Constance Carrier papers
Scope and Contents
Dates of Materials
- 1801 - 2014
- Majority of material found within 1900-1990
- Carrier, Constance, 1908-1991 (Person)
Conditions Governing Access
Conditions Governing Access
Conditions Governing Use
Biographical / Historical
It was while at Trinity College that she began to write poetry in earnest. Later upon request from classicist Smith Palmer Bovie, she started translating some of the Latin classics into English. While continuing to teach, it was her writing of poetry and her translation work that formed her contribution to American letters. She was an instructor in classics for summer workshops at Tufts University (1966-1976) and at Suffield Academy.
In the mid-1940s she was the recipient of awards for her poetry from the Poetry Society of America. Carrier was awarded the first Lamont prize in poetry in 1954, and through the years was the recipient of other poetry prizes. Carrier had fellowships at the Bread Loaf School, The Writers’ Conference at the University of New Hampshire (1940s), the MacDowell Colony and Yaddo in Saratoga, New York (1975 and 1978).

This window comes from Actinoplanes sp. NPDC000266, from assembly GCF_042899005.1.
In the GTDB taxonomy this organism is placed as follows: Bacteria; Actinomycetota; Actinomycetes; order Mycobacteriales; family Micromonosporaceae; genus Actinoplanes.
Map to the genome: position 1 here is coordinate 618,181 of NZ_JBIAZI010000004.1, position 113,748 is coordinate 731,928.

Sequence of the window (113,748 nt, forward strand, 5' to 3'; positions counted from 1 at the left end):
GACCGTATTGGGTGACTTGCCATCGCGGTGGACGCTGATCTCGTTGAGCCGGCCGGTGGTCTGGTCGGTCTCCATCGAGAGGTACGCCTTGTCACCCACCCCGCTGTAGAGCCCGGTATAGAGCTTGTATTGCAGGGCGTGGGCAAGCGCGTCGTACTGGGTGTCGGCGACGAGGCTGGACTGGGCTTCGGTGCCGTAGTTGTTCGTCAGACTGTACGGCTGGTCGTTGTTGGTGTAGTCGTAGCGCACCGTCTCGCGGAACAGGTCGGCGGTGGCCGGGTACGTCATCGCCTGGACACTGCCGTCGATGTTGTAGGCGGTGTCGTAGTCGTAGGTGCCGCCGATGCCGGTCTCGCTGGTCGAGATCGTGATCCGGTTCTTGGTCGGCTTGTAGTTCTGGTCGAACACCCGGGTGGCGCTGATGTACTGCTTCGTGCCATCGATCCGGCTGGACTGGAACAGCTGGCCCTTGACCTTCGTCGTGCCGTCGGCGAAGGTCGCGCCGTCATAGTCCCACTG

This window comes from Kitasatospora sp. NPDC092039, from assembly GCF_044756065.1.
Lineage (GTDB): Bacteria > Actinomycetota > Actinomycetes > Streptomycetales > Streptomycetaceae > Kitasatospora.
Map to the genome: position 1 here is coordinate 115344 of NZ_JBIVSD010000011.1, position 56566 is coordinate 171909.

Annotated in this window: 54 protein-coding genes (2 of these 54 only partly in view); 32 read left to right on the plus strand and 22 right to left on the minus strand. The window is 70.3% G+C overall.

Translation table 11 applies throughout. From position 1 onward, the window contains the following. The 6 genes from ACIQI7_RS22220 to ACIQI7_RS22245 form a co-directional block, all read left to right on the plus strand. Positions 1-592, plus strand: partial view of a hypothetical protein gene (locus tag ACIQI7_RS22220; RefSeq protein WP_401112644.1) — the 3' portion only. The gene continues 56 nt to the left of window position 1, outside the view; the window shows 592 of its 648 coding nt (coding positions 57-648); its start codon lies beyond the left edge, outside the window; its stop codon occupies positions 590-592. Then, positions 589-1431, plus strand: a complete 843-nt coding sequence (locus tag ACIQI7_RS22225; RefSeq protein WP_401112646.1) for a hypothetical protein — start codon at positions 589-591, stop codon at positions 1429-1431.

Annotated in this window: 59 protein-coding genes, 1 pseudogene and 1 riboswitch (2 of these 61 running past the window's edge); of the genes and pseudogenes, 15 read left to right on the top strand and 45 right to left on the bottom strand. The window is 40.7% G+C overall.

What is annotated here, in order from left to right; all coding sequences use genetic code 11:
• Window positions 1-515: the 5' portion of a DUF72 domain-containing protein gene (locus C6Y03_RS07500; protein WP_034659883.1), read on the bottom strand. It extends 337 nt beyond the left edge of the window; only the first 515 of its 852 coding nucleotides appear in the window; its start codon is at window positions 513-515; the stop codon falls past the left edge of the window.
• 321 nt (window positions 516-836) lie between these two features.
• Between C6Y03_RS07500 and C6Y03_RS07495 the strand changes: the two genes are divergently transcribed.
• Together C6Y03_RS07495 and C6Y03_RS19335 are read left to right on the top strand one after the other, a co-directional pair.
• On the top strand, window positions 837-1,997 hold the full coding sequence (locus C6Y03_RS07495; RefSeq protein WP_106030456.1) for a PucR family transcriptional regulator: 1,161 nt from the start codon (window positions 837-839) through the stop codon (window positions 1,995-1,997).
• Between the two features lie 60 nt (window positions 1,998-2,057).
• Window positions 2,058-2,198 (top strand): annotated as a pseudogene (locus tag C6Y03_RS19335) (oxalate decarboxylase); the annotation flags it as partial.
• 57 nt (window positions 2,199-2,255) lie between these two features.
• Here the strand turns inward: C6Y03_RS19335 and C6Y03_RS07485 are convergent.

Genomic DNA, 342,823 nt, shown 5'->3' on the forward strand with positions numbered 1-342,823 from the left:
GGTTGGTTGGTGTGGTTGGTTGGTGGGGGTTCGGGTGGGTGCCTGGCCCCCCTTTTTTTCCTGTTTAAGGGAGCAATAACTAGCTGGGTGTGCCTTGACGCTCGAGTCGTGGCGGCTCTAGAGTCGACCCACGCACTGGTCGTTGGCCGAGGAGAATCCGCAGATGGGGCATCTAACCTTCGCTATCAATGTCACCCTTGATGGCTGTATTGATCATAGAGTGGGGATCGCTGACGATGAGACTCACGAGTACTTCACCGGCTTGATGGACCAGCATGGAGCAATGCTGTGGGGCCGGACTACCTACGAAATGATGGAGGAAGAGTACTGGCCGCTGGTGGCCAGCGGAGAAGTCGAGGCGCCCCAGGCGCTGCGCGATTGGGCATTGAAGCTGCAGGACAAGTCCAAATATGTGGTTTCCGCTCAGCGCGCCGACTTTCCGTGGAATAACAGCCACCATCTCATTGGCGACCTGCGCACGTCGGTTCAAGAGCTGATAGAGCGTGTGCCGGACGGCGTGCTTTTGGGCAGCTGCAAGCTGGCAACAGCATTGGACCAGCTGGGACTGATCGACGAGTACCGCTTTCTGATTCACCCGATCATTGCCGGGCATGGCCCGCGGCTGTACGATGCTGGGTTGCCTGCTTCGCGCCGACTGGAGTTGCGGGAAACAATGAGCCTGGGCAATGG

Carrier’s poems were published in various journals and newspapers, including The New Yorker, American Scholar, The Nation, Harper’s, The Atlantic Monthly, Poetry and the Christian Science Monitor. Two major books of poetry were published: The Middle Voice (1955) and The Angled Road (1973). Many of her poems were also anthologized in various books and textbooks of American poetry and literature.